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Savage Isles

The Savage Isles (Ilhas Selvagens) are a small archipelago in the North Atlantic Ocean halfway between the Madeira (280 kms) and the Canary Islands (165 kms). The name is often translated into English incorrectly as the Salvage Islands. As with all the Macaronesian islands, the Savages have volcanic origins.

The Selvagem Grande and Selvagem Pequena islands are 15 kilometers apart. The archipelago has a total area of 273 hectares. There are two countries smaller in area than the Savage, The Vatican City (44 hectares) and Monaco (195 hectares).

Although remote and isolated, the islands received official visits from two Portuguese heads of state, Mario Soares and Jorge Sampaio, to reinforce the claim that they are Portuguese national territory and a national reserve.

Map of the Savage Isles with the real distance between the two groups.

Table of contents
1 The Archipelago
2 Temperature and Environment
3 The Discovery

The Archipelago

The archipelago is divided into two groups. The Northeast Group is formed by Selvagem Grande Island and two smaller islets, Palheiro da Terra and Palheiro do Mar. The Southeast Group is formed by Selvagem Pequena Island and the Fora Islet among numerous smaller islets, including the Alto, the Comprido, the Redondo Islets and also the tiny group of the Norte Islets. The archipelago is surrounded by an extensive barrier reef that makes it difficult to anchor on the islands' shores.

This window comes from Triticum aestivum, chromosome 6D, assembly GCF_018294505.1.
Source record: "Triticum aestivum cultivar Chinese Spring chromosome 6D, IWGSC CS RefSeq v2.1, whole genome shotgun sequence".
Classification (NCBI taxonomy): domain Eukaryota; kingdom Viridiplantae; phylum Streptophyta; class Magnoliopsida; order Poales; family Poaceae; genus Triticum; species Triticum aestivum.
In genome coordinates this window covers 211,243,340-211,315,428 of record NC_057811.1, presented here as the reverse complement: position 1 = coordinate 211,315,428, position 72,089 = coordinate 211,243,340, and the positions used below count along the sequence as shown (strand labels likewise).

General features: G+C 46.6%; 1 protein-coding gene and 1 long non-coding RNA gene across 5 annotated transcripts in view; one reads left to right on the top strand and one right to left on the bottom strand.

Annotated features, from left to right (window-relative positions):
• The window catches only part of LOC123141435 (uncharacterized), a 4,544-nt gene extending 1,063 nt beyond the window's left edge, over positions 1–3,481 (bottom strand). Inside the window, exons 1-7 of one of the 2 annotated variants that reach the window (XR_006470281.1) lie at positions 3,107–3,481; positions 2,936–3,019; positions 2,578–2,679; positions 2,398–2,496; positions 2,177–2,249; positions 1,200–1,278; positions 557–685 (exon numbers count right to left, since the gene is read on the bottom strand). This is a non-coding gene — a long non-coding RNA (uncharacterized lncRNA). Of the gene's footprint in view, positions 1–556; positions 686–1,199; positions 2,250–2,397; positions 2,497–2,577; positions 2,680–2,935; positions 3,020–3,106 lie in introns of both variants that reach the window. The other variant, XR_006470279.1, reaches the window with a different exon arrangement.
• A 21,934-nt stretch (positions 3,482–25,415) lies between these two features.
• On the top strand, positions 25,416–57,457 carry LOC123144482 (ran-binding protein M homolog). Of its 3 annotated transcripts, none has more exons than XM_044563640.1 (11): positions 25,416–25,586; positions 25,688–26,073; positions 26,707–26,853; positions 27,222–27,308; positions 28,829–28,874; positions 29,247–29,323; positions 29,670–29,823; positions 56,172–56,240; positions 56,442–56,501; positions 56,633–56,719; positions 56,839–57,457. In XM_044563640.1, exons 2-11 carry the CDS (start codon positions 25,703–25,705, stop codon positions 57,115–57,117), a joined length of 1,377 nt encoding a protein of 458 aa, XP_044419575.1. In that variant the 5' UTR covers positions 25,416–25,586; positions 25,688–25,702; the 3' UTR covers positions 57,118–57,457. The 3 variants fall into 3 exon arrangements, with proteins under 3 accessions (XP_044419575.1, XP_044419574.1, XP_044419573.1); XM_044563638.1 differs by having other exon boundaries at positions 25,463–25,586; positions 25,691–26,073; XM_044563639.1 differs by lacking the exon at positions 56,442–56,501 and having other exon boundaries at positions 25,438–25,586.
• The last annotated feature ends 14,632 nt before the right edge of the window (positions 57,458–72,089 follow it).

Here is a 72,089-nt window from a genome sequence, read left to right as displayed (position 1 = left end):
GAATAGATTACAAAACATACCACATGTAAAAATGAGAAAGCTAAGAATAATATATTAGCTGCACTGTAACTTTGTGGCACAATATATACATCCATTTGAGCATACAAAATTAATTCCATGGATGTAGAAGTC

Temperature and Environment

The temperatures in the Savage Isles are higher than in Madeira and the sea temperature is confortable all year long. Jacques-Yves Cousteau once said he found there the cleanest waters in the world. In 2003 these islands were selected to be the national candidates to the UNESCO World Heritage List. They can only be visited by a special authorization from the Parque Natural da Madeira, a Portuguese regional environmental authority.

In 1971, Portugal declared the islands as a reserve (Reserva das Selvagens) that includes not only the submerged areas but also the surrounding shores to 200 meters deep. Its permanent surveillance began in 1976. Two years later, the Savage Isles were declared a Natural Reserve. The scientific and natural interest of this tiny group of islands lies not only in sea birds such as the White-faced Storm-Petrel that find a safe shelter there, but also in its marine biodiversity and unique flora. There are yearly scientific expeditions to the islands.

The Discovery

The official date of the discovery of the Savage Isles is 1438 by Diogo Gomes de Sintra, when he was returning to Portugal from Guinea eighteen years after the finding of Madeira. In that time, the Portuguese discoveries have made great achievements for mankind.